Micron swoops in to save Elpida, becomes top-tier supplier

Micron set itself up to be the world's top tablet and mobile memory supplier after announcing its intent to purchase Elpida on Monday. Apple is one of Elpida's biggest customers, and its chips are found in devices and Macs throughout its product line.

Micron will pay Elpida creditors $2.5 billion to settle any claims, and will pay Elpida $750 million to purchase its assets. Another $1.75 billion is to be paid through 2019 in installment payments for foundry services to be provided by Elpida to Micron, which will now operate as a Micron subsidiary.

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Closure of the the deal is expected within six months, and Tokyo bankruptcy court approval.

With Elpida already the world's third largest memory supplier, Micron is now one of the world's top memory manufacturers with positions in several markets. Elpida is a leading memory supplier to Apple, and primarily produces DRAM memory for smartphones and tablets. Micron, on the other hand, produces memory for enterprise systems and servers, but had trouble breaking into the increasingly lucrative mobile market. This deal answers that problem.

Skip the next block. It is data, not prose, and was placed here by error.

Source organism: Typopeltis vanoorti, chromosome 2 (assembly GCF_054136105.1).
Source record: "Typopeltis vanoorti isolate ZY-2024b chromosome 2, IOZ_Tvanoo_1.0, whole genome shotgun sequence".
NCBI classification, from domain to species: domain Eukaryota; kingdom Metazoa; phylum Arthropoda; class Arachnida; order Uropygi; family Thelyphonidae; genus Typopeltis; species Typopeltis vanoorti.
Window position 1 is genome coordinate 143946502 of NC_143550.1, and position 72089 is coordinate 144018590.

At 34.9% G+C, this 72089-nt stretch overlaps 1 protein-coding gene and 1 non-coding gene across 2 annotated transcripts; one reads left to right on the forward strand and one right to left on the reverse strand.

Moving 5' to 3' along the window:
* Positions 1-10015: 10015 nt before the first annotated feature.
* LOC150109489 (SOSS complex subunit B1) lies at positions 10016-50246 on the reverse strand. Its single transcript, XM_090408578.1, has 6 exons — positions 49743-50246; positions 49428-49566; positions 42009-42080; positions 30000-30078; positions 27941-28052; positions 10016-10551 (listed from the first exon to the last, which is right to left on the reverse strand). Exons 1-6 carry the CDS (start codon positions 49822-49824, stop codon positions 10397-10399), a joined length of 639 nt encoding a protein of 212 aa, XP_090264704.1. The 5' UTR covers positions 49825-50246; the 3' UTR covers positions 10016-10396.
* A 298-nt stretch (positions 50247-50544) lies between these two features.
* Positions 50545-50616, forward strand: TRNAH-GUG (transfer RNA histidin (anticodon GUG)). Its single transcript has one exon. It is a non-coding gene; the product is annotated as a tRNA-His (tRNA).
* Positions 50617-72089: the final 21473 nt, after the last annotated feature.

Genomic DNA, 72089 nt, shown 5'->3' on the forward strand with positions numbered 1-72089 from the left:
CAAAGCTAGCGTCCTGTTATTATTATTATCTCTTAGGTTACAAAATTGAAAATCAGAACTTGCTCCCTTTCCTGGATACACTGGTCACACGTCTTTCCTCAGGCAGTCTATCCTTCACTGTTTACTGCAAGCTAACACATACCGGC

While Micron is now significantly larger, there are still larger competitors -- Samsung and Hynix. According to IHS iSuppli, Samsung controls about 40 percent of the market, while Hynix comes in second with 23 percent. Previous to the acquisition Micron held a 12 percent share: adding Elpida's customers will place it within striking distance if not slightly ahead of Hynix with a 22 to 23 percent share, IHS iSuppli says.

"The purchase of Elpida represents a huge boost for Micron’s status in the DRAM industry", IHS iSuppli DRAM analyst Mike Howard says. "Micron is gaining access to some excellent mobile DRAM technology, which should greatly improve its product portfolio".

Regardless, the real reason Elpida is in the arms of Micron is financial. The company is in trouble financially, and is currently reorganizing following bankruptcy in April. Elpida needs court approval for its reorganization plans, and a buyout agreement may be the answer.

"Joining with Micron also delivers a clear advantage for Elpida's customers, suppliers and employees," Elpida co-trustee Yukio Sakamoto says. "The transaction is a strong testament to the value of Elpida's technologies, products and people, and it will result in a combined organization that can best serve customers with broader memory solutions, strength and scale."

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